The latest set of opinions from the European Medicines Agency includes recommendations for Novartis' meningitis B vaccine and two Sanofi drugs, one for diabetes and the other for colorectal cancer.

First up, the agency's Committee for Medicinal Products for Human Use (CHMP) has issued a positive opinion on Novartis' Bexsero to immunise children from two months of age and older against invasive meningococcal disease caused by Neisseria meningitidis group B. In terms of meningitis, type B is the most common strain in Europe, and Novartis noted that Bexsero "is the result of more than 20 years of pioneering vaccine research". Analysts believe the product is likely to be a blockbuster.

The CHMP also recommended approval for Sanofi's Lyxumia (lixisenatide) for type 2 diabetes. The once-daily GLP-1 receptor agonist, licensed from Denmark's Zealand Pharma, has "a pronounced post-prandial glucose lowering effect", notes the French drugmaker, and is a "promising medicine that can be combined with other treatments, such as basal insulin".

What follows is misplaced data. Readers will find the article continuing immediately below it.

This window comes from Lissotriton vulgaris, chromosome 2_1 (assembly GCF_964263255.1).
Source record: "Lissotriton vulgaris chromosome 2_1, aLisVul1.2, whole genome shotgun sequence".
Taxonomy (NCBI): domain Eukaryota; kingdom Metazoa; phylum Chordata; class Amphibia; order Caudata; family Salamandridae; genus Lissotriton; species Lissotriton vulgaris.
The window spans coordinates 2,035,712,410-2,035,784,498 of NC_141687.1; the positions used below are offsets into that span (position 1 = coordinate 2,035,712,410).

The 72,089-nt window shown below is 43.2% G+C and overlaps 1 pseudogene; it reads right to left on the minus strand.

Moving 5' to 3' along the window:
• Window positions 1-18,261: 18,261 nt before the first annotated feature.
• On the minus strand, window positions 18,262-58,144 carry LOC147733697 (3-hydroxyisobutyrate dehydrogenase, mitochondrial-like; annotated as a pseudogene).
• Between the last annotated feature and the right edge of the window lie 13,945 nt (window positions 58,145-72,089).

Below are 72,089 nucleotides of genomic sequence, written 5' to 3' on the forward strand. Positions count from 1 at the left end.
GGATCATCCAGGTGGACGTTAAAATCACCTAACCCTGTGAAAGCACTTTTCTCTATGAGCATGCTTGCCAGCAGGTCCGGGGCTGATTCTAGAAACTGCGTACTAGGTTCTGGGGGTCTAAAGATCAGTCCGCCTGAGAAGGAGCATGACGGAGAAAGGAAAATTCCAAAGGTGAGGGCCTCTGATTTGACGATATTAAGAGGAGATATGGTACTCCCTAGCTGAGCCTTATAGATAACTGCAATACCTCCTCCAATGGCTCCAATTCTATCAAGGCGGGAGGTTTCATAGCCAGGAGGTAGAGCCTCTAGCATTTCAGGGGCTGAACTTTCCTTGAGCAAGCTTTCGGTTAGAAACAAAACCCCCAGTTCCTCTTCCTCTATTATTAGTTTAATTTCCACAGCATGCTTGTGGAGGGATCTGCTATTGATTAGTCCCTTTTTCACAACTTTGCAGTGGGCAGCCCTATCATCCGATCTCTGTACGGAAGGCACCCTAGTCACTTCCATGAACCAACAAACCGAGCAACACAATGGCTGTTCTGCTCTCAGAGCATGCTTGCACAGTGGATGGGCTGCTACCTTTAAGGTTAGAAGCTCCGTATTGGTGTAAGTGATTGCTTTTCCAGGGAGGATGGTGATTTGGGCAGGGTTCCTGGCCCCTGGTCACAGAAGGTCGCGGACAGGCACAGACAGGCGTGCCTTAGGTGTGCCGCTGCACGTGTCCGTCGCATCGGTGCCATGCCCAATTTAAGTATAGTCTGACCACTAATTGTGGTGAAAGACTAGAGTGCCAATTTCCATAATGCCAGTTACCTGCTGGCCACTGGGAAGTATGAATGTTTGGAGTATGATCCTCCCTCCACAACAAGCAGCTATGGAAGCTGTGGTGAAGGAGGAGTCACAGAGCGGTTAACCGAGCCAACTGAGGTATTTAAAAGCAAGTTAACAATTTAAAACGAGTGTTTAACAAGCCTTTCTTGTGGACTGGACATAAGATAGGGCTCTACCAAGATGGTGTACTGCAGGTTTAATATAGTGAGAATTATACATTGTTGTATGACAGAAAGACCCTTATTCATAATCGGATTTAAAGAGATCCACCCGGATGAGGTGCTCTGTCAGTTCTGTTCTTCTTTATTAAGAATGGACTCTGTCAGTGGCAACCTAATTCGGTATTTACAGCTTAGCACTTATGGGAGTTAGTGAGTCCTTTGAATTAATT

The EMA's advisors have also backed Sanofi and Regeneron Pharmaceuticals' Zaltrap (aflibercept) for infusion in combination with FOLFIRI chemotherapy for metastatic colorectal cancer (mCRC). The drug, which was given the green light by the US Food and Drug Administration in August, will likely get approval in Europe to treat patients who have disease that is resistant to or has progressed after an oxaliplatin-containing regimen.

Celgene loses Istodax appeal

However, the CHMP has confirmed its negative opinion for Celgene's Istodax (romidepsin), intended for the treatment of peripheral T-cell lymphoma. In July, the company appealed the decision which was based on claims by the agency that the main study supporting the marketing application did not allow the committee to conclude on the clinical benefit of Istodax as it was not compared with any other treatment.

The CHMP had also noted that, due to an oversight, Celgene failed to provide an adequate certificate of Good Manufacturing Practice for the site where the medicine is manufactured. That problem has been sorted out but the committee still says it cannot conclude on the clinical benefit of the medicine in terms of overall or progression-free survival.

Other highlights of the CHMP meeting included positive recommendations on extending the label on Johnson & Johnson's prostate cancer drug Zytiga (abiraterone) and its HIV treatment Intelence (etravirine), Novartis' iron overload product Exjade (deferasirox) and Pfizer's pneumococcal disease vaccine Prevenar 13.